Tokyo 2020 bronze: The fall and rise of Indian hockey 

Tokyo 2020 bronze: The fall and rise of Indian hockey 

Fitness has been given top priority and coaching is structured and that has resulted in a medal in the Olympics

The Indian hockey team rejoices after winning the bronze medal. Credit: PTI Photo

What a day it is for Indian hockey after 41 years. From the pits of not qualifying for the 2008 Beijing Olympics to winning a bronze medal in Tokyo 2020, who would have thought this day was possible? They beat Germany 5-4 in the bronze medal play-off in Tokyo on Thursday. 

The last time the Indian hockey team won an Olympic medal was the gold in a depleted field when Western countries boycotted the 1980 Moscow Games during the Cold War.

India also won gold medals in 1928 (Amsterdam), 1932 (Los Angeles), 1936 (Berlin), 1948 (London), 1952 (Helsinki), 1956 (Melbourne) and 1964 (Tokyo). The only silver medal was in 1960 in Rome, while the bronze medals were in the 1968 Games in Mexico City and 1972 (Munich, when the terrorist attack happened that targeted Israeli athletes).

We've had brilliant players over the years of the calibre of Dhanraj Pillay, Mukesh Kumar, Baljit Singh Dhillon, Baljit Saini and Dilip Tirkey. So, what exactly led to the decline of the hockey system in India? Well, the structure under the erstwhile Indian Hockey Federation (IHF) under the leadership of KPS Gill and Jothikumaran remained in tatters. The high-handedness of the leadership was just one of the problems of Indian hockey. Some said mockingly that the IHF set-up was being run like a police station. That was its reputation.   

Incidents like the 'Golden Boot', when several senior Indian team members were shown the door after they won the gold in the 1998 Bangkok Asian Games, further cemented this reputation. The sacked list included Dhanraj Pillay, goalkeeper Ashish Ballal and coach Maharaj Krishan Kaushik, who later wrote the book The Golden Boot

Other problems persisted. There was a North-South divide, the coaching was not structured, the coaches were sacked at regular intervals and not given enough time to settle down with a team. Fitness was not given much thought. There was also the age-old problem of the Indian hockey team conceding several goals in the last minutes of a match. All these problems haunted the Indian team for years. And there seemed to be no solution at all.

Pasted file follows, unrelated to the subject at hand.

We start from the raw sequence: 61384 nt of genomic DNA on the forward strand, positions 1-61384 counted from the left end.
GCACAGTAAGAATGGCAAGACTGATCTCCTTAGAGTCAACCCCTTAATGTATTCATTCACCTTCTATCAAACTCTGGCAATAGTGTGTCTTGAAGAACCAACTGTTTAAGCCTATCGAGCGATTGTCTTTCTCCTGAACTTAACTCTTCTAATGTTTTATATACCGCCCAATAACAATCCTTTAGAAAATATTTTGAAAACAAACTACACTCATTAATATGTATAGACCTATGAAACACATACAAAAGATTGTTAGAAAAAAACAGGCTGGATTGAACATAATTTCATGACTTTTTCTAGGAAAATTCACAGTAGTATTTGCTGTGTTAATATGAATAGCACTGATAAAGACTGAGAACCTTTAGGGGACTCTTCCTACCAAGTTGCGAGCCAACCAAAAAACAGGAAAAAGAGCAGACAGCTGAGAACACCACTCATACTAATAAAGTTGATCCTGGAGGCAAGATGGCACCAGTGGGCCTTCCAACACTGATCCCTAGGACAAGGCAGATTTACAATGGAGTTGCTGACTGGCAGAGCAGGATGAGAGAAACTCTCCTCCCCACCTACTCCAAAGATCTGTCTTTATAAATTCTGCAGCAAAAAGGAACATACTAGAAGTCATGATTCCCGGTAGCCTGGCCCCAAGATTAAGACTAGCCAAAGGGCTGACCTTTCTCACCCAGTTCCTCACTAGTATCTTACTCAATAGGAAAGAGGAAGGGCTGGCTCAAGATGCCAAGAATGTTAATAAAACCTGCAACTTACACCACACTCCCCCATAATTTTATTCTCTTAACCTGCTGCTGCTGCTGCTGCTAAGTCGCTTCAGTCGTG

A great medal chance was in the Sydney 2000 Olympics when we had to beat Poland. India was leading 1-0 but Poland equalised at the last minute and Pillay was left in tears. That was it. After that, Indian hockey has never looked good... until now.

The change of guard happened when Jothikumaran was caught in a sting operation and accused of receiving money to include a player in the side. After a long court battle, Hockey India (HI) took over under Narinder Batra.

Several illustrious foreign coaches have come and gone - the list includes Ric Charlesworth, Barry Dancer, Roelant Oltmans and Terry Walsh. Not one of them was able to deliver because the system was a mess when Hockey India took over. It took time for things to change. 

Under HI, training facilities improved and there was a huge sponsorship push by the Orissa government.

Fitness was given priority with HI hiring top sports scientists and physical trainers to turn things around. The evidence of the improved fitness regime is there to see on the pitch, with India finishing games strongly.

Graham Reid took over only 18 months before the originally scheduled start of the Olympics (2020). However, the extra year allowed him to impose his ideas on the team better. He has done a stellar job, combining a senior core - Rupinder Pal Singh, Birendra Lakra, PR Sreejesh, Manpreet Singh - with some spirited juniors.

The players also deserve enormous credit. The last year has been tough on all of them, with many of them down with Covid-19 and stuck at the SAI campus. They have delivered when it mattered the most.

That apart, the Indian junior men’s team won the Junior World Cup and there was now a good group of core players to work with. The World League in which India won the bronze was also probably one of the key moments that led to the turnaround.

Now that the women’s team is also going to play the bronze medal match, it will indeed be a red-letter day for Indian hockey if they emerge triumphant as well.